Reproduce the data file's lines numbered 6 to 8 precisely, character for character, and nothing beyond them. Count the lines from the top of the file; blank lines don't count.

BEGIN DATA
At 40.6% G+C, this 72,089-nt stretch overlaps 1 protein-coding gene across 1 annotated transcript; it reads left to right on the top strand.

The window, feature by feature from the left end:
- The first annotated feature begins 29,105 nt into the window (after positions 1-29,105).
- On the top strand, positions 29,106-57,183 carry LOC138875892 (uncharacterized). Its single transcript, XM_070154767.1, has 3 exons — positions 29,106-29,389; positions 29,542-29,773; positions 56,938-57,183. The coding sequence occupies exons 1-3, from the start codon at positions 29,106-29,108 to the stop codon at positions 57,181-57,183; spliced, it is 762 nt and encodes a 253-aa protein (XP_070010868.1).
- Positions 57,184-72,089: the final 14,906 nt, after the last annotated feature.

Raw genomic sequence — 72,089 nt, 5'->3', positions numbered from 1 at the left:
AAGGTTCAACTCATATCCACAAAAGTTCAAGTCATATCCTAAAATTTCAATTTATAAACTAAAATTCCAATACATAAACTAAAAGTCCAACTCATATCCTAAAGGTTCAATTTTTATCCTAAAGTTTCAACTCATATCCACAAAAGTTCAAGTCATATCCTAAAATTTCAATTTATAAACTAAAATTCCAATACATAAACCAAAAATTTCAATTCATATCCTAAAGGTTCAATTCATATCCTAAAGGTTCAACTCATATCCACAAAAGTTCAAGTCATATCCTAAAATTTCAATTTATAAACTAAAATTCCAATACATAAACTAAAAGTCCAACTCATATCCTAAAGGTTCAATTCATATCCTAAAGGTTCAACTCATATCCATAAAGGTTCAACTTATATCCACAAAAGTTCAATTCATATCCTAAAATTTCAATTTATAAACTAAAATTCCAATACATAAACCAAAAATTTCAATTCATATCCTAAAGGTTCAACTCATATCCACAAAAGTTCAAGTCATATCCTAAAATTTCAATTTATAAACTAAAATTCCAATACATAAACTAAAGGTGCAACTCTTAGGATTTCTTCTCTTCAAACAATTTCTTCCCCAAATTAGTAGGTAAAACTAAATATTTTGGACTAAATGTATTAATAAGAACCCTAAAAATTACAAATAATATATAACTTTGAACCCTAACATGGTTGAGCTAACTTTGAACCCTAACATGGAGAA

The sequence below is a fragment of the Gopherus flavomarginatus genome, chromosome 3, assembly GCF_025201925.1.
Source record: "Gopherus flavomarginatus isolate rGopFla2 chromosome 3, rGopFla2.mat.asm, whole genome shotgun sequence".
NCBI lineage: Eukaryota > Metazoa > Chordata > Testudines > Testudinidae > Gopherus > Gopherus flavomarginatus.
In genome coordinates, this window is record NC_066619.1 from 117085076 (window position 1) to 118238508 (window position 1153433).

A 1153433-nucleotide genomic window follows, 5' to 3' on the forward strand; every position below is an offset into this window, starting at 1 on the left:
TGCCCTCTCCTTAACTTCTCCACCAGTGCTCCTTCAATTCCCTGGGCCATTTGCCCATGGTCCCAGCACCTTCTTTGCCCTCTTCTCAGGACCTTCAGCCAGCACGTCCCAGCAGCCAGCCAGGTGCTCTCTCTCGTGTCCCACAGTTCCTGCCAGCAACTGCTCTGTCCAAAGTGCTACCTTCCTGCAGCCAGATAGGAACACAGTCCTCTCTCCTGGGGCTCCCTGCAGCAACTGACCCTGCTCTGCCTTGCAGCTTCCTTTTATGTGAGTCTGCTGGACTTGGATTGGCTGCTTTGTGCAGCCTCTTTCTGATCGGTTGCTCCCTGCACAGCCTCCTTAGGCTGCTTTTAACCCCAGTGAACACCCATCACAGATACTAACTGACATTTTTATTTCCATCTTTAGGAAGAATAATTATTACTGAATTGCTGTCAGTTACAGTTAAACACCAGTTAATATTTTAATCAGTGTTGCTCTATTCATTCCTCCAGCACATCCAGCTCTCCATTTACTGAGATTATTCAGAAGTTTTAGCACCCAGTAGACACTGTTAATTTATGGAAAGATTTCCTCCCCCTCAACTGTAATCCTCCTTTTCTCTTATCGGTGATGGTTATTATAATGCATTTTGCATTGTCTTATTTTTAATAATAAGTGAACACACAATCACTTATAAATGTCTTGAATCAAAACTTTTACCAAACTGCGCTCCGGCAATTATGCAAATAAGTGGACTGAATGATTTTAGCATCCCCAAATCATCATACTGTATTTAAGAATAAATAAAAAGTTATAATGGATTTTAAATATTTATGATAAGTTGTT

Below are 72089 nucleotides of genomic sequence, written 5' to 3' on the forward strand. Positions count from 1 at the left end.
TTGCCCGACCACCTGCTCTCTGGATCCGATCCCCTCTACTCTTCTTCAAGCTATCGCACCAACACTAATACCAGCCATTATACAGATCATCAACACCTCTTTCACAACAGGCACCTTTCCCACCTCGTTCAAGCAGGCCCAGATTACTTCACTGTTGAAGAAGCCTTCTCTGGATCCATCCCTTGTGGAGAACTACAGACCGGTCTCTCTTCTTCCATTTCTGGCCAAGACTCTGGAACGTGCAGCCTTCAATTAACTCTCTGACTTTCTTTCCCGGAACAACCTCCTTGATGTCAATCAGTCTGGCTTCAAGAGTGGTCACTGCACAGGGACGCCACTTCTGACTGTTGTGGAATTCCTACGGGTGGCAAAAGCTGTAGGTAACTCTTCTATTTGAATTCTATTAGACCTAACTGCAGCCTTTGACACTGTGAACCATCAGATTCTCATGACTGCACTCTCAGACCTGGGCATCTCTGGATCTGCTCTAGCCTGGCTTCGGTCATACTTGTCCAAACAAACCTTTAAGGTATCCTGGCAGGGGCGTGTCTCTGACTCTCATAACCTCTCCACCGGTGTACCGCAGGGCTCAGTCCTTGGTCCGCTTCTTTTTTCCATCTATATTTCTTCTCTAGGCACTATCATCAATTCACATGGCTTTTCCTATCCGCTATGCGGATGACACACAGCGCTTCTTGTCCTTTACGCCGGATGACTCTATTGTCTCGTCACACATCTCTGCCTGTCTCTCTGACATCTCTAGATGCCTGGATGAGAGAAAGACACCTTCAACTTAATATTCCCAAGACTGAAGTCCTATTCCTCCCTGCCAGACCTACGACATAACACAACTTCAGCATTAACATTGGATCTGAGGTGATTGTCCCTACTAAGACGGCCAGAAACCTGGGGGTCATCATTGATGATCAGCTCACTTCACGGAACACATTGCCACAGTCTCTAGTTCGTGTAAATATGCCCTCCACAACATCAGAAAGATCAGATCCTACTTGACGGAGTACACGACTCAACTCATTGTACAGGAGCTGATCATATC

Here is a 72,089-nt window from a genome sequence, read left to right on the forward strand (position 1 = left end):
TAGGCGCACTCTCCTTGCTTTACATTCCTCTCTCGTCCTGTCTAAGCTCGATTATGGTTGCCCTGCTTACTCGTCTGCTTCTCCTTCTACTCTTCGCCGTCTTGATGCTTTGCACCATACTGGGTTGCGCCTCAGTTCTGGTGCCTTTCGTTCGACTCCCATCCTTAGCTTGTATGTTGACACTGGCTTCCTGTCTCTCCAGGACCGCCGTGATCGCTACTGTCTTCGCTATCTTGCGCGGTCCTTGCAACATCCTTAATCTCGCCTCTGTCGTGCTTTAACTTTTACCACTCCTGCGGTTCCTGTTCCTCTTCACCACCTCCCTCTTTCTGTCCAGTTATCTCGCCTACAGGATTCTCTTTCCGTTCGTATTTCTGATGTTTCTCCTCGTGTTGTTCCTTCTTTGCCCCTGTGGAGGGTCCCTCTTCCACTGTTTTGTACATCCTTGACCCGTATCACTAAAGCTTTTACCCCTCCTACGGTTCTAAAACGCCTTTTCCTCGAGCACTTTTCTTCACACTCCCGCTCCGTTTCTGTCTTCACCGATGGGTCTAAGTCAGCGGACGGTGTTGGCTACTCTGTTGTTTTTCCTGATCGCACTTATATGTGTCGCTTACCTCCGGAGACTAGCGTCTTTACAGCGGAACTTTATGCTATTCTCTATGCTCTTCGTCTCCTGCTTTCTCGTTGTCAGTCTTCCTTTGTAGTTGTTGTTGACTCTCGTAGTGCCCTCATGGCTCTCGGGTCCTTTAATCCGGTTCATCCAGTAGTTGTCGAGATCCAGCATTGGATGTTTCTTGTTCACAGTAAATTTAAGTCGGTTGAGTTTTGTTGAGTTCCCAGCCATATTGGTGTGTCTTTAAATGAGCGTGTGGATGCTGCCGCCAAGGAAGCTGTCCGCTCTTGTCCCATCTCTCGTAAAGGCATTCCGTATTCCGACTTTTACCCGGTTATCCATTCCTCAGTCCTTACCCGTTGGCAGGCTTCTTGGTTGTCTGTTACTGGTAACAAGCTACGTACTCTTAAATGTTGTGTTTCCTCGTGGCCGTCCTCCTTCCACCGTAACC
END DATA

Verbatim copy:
Raw genomic sequence — 72,089 nt, 5'->3', positions numbered from 1 at the left:
AAGGTTCAACTCATATCCACAAAAGTTCAAGTCATATCCTAAAATTTCAATTTATAAACTAAAATTCCAATACATAAACTAAAAGTCCAACTCATATCCTAAAGGTTCAATTTTTATCCTAAAGTTTCAACTCATATCCACAAAAGTTCAAGTCATATCCTAAAATTTCAATTTATAAACTAAAATTCCAATACATAAACCAAAAATTTCAATTCATATCCTAAAGGTTCAATTCATATCCTAAAGGTTCAACTCATATCCACAAAAGTTCAAGTCATATCCTAAAATTTCAATTTATAAACTAAAATTCCAATACATAAACTAAAAGTCCAACTCATATCCTAAAGGTTCAATTCATATCCTAAAGGTTCAACTCATATCCATAAAGGTTCAACTTATATCCACAAAAGTTCAATTCATATCCTAAAATTTCAATTTATAAACTAAAATTCCAATACATAAACCAAAAATTTCAATTCATATCCTAAAGGTTCAACTCATATCCACAAAAGTTCAAGTCATATCCTAAAATTTCAATTTATAAACTAAAATTCCAATACATAAACTAAAGGTGCAACTCTTAGGATTTCTTCTCTTCAAACAATTTCTTCCCCAAATTAGTAGGTAAAACTAAATATTTTGGACTAAATGTATTAATAAGAACCCTAAAAATTACAAATAATATATAACTTTGAACCCTAACATGGTTGAGCTAACTTTGAACCCTAACATGGAGAA

The sequence below is a fragment of the Gopherus flavomarginatus genome, chromosome 3, assembly GCF_025201925.1.